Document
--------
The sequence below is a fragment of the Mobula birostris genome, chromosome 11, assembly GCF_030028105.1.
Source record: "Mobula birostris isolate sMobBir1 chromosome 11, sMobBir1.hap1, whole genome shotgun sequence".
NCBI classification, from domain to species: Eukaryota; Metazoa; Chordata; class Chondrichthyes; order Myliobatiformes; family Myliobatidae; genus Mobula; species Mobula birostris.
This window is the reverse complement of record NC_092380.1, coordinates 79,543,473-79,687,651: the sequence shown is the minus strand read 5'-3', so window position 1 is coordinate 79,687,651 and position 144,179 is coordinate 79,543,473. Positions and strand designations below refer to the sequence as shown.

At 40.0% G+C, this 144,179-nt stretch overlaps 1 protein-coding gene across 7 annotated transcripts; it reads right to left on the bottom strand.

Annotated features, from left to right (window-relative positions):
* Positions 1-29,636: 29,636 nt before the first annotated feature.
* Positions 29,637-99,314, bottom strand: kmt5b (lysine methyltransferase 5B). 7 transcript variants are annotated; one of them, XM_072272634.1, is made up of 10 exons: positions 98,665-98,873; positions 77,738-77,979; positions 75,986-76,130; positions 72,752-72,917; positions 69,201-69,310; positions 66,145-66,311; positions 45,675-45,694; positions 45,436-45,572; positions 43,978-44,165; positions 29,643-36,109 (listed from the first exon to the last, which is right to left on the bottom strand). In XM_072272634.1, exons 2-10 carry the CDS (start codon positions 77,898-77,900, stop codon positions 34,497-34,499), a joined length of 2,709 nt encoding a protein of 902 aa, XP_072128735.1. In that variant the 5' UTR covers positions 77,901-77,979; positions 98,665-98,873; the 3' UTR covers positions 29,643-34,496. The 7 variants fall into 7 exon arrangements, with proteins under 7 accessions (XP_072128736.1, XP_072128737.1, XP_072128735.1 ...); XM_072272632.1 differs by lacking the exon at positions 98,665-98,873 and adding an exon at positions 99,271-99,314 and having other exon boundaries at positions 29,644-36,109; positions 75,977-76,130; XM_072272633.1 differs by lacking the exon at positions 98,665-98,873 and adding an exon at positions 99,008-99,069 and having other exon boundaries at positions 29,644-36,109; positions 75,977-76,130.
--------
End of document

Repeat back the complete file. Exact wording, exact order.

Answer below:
The sequence below is a fragment of the Mobula birostris genome, chromosome 11, assembly GCF_030028105.1.
Source record: "Mobula birostris isolate sMobBir1 chromosome 11, sMobBir1.hap1, whole genome shotgun sequence".
NCBI classification, from domain to species: Eukaryota; Metazoa; Chordata; class Chondrichthyes; order Myliobatiformes; family Myliobatidae; genus Mobula; species Mobula birostris.
This window is the reverse complement of record NC_092380.1, coordinates 79,543,473-79,687,651: the sequence shown is the minus strand read 5'-3', so window position 1 is coordinate 79,687,651 and position 144,179 is coordinate 79,543,473. Positions and strand designations below refer to the sequence as shown.

At 40.0% G+C, this 144,179-nt stretch overlaps 1 protein-coding gene across 7 annotated transcripts; it reads right to left on the bottom strand.

Annotated features, from left to right (window-relative positions):
* Positions 1-29,636: 29,636 nt before the first annotated feature.
* Positions 29,637-99,314, bottom strand: kmt5b (lysine methyltransferase 5B). 7 transcript variants are annotated; one of them, XM_072272634.1, is made up of 10 exons: positions 98,665-98,873; positions 77,738-77,979; positions 75,986-76,130; positions 72,752-72,917; positions 69,201-69,310; positions 66,145-66,311; positions 45,675-45,694; positions 45,436-45,572; positions 43,978-44,165; positions 29,643-36,109 (listed from the first exon to the last, which is right to left on the bottom strand). In XM_072272634.1, exons 2-10 carry the CDS (start codon positions 77,898-77,900, stop codon positions 34,497-34,499), a joined length of 2,709 nt encoding a protein of 902 aa, XP_072128735.1. In that variant the 5' UTR covers positions 77,901-77,979; positions 98,665-98,873; the 3' UTR covers positions 29,643-34,496. The 7 variants fall into 7 exon arrangements, with proteins under 7 accessions (XP_072128736.1, XP_072128737.1, XP_072128735.1 ...); XM_072272632.1 differs by lacking the exon at positions 98,665-98,873 and adding an exon at positions 99,271-99,314 and having other exon boundaries at positions 29,644-36,109; positions 75,977-76,130; XM_072272633.1 differs by lacking the exon at positions 98,665-98,873 and adding an exon at positions 99,008-99,069 and having other exon boundaries at positions 29,644-36,109; positions 75,977-76,130.